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Is Charles Clarke still trying to kill the Brown bid?

March 29th, 2007

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    The ex-home secretary and Miliband step up the rhetoric

Just when the Labour succession seemed to be all settled there’s another big move from the one of the chancellor’s most long-standing party opponents – the ex-home secretary, Charles Clarke.

In a speech to the Royal Television Society Clarke, according to the Indy report, rejected ideas that there is “”broad consensus” across the party about the leadership succession. “The leadership is not a done deal to be sorted out within our party and then delivered to a grateful nation in a gleaming package. A genuine and open political contest may well be necessary”.

In a reference to the weekend move by Brown to engage ex-Labour home secretary, Jack Straw, Clarke said attacked those who “publicly appointed their campaign managers and who prefer backroom conspiracy and plots to open discussion of the policy challenges we face”.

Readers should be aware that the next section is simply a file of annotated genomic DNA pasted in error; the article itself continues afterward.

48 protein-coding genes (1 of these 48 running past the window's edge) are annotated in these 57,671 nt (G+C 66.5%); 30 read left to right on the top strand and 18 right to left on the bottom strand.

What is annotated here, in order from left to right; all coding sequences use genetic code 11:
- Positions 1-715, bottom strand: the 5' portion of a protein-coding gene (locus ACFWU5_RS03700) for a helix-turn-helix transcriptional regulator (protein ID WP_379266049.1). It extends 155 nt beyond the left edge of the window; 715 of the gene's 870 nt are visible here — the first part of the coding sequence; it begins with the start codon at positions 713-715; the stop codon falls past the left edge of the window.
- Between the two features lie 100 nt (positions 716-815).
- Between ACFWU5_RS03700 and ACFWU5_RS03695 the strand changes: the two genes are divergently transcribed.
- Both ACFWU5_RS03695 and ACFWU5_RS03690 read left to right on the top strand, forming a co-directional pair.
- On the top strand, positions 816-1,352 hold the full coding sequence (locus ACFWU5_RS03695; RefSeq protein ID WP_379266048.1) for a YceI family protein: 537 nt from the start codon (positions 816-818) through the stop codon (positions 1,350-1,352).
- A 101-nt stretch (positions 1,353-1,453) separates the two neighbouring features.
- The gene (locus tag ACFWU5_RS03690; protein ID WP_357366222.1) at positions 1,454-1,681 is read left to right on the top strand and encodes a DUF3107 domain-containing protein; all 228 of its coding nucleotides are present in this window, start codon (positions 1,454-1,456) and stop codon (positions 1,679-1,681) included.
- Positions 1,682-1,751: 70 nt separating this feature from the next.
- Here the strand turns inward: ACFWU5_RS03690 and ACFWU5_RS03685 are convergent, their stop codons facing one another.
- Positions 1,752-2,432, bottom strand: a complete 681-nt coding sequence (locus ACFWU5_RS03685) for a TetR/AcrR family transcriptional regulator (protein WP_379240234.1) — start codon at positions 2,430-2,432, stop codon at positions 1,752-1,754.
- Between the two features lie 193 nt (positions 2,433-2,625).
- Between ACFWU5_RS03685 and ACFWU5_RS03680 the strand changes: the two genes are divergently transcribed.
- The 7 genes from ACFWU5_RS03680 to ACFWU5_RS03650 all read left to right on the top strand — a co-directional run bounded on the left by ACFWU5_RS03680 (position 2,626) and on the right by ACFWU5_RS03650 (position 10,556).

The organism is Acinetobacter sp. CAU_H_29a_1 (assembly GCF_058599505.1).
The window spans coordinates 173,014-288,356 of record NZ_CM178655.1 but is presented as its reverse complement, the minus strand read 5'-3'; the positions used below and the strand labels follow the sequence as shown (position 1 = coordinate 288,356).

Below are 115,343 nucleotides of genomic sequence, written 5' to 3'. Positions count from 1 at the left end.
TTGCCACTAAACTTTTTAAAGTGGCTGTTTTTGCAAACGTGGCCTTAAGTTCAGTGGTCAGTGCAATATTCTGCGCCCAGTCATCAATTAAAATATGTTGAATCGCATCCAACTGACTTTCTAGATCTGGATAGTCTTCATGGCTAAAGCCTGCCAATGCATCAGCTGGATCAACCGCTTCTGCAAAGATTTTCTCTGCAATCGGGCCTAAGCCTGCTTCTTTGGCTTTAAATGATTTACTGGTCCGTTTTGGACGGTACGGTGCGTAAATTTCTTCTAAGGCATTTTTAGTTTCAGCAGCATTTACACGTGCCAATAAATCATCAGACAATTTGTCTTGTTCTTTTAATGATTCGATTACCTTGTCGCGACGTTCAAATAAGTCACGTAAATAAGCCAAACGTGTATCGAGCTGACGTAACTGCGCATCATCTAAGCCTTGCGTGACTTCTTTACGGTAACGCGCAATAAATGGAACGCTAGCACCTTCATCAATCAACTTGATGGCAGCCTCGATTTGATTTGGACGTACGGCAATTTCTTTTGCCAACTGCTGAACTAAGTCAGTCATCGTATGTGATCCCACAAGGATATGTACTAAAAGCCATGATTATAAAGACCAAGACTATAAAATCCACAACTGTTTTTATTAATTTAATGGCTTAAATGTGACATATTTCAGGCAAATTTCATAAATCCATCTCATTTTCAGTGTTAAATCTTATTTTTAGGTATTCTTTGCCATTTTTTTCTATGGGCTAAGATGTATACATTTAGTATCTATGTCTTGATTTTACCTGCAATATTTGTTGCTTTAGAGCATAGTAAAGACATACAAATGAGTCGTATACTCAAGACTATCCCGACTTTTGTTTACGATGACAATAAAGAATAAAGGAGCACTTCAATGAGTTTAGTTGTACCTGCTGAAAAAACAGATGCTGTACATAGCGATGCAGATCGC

What Clarke appears to be trying to touch is, as the Guardian puts it, “the anger in some circles at the way in which Mr Brown has decided to appoint Jack Straw as his campaign manager before Mr Blair has announced his intention to retire, and that Mr Brown has now started to recruit junior ministers to his cause.”

    Perhaps Brown’s biggest flaw is his undisguised desire to get the job. He could be portrayed as being presumptive and at some stage that could be damaging. The British way is, for appearances sake at least, to appear reluctant to go for high office.

Meanwhile the Miliband mood music continues with a personal piece in the Daily Telegraph which seems to be playing a major part in promoting a challenge by the 41 year old Oxonian. Under the heading “I’m in tune with the ‘I can’ generation” the environment secretary tells us that “politics requires many virtues – organisation, ideas, resolution, luck”.

Perhaps it also requires knowledge of which newspapers are likely to be read most and have authority in your own party and here the Telegraph must be at the bottom of the list for Labour.

The Brown betting price remains at 0.23/1.

Mike Smithson






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